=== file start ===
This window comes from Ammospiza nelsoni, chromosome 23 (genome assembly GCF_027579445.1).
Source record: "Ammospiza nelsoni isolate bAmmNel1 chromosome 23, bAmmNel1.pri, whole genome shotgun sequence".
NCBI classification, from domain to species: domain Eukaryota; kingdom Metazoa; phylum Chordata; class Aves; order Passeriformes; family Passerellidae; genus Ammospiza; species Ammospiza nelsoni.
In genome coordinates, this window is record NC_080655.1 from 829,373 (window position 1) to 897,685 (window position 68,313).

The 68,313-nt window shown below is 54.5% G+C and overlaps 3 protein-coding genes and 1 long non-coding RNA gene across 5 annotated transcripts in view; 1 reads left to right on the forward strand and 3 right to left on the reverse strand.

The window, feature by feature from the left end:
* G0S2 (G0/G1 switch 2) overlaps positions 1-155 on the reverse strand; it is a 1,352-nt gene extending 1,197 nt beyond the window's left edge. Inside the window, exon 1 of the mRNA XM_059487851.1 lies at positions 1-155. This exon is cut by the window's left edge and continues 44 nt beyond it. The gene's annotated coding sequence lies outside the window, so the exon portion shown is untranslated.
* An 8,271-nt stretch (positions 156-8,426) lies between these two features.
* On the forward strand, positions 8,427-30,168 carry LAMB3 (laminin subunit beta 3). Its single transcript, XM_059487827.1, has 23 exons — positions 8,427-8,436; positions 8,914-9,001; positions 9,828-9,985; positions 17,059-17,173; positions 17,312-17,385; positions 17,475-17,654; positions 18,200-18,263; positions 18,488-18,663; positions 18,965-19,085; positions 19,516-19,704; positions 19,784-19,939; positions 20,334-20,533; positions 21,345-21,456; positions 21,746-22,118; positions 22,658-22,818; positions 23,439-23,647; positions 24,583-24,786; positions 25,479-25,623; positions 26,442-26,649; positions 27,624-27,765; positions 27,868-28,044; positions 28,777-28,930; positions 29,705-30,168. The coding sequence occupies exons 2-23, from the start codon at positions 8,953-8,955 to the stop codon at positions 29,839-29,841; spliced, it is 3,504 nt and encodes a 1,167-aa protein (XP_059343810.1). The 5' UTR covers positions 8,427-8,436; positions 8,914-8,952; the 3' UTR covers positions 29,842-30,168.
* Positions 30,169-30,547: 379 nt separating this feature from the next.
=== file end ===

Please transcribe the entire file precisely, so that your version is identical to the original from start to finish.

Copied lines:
This window comes from Ammospiza nelsoni, chromosome 23 (genome assembly GCF_027579445.1).
Source record: "Ammospiza nelsoni isolate bAmmNel1 chromosome 23, bAmmNel1.pri, whole genome shotgun sequence".
NCBI classification, from domain to species: domain Eukaryota; kingdom Metazoa; phylum Chordata; class Aves; order Passeriformes; family Passerellidae; genus Ammospiza; species Ammospiza nelsoni.
In genome coordinates, this window is record NC_080655.1 from 829,373 (window position 1) to 897,685 (window position 68,313).

The 68,313-nt window shown below is 54.5% G+C and overlaps 3 protein-coding genes and 1 long non-coding RNA gene across 5 annotated transcripts in view; 1 reads left to right on the forward strand and 3 right to left on the reverse strand.

The window, feature by feature from the left end:
* G0S2 (G0/G1 switch 2) overlaps positions 1-155 on the reverse strand; it is a 1,352-nt gene extending 1,197 nt beyond the window's left edge. Inside the window, exon 1 of the mRNA XM_059487851.1 lies at positions 1-155. This exon is cut by the window's left edge and continues 44 nt beyond it. The gene's annotated coding sequence lies outside the window, so the exon portion shown is untranslated.
* An 8,271-nt stretch (positions 156-8,426) lies between these two features.
* On the forward strand, positions 8,427-30,168 carry LAMB3 (laminin subunit beta 3). Its single transcript, XM_059487827.1, has 23 exons — positions 8,427-8,436; positions 8,914-9,001; positions 9,828-9,985; positions 17,059-17,173; positions 17,312-17,385; positions 17,475-17,654; positions 18,200-18,263; positions 18,488-18,663; positions 18,965-19,085; positions 19,516-19,704; positions 19,784-19,939; positions 20,334-20,533; positions 21,345-21,456; positions 21,746-22,118; positions 22,658-22,818; positions 23,439-23,647; positions 24,583-24,786; positions 25,479-25,623; positions 26,442-26,649; positions 27,624-27,765; positions 27,868-28,044; positions 28,777-28,930; positions 29,705-30,168. The coding sequence occupies exons 2-23, from the start codon at positions 8,953-8,955 to the stop codon at positions 29,839-29,841; spliced, it is 3,504 nt and encodes a 1,167-aa protein (XP_059343810.1). The 5' UTR covers positions 8,427-8,436; positions 8,914-8,952; the 3' UTR covers positions 29,842-30,168.
* Positions 30,169-30,547: 379 nt separating this feature from the next.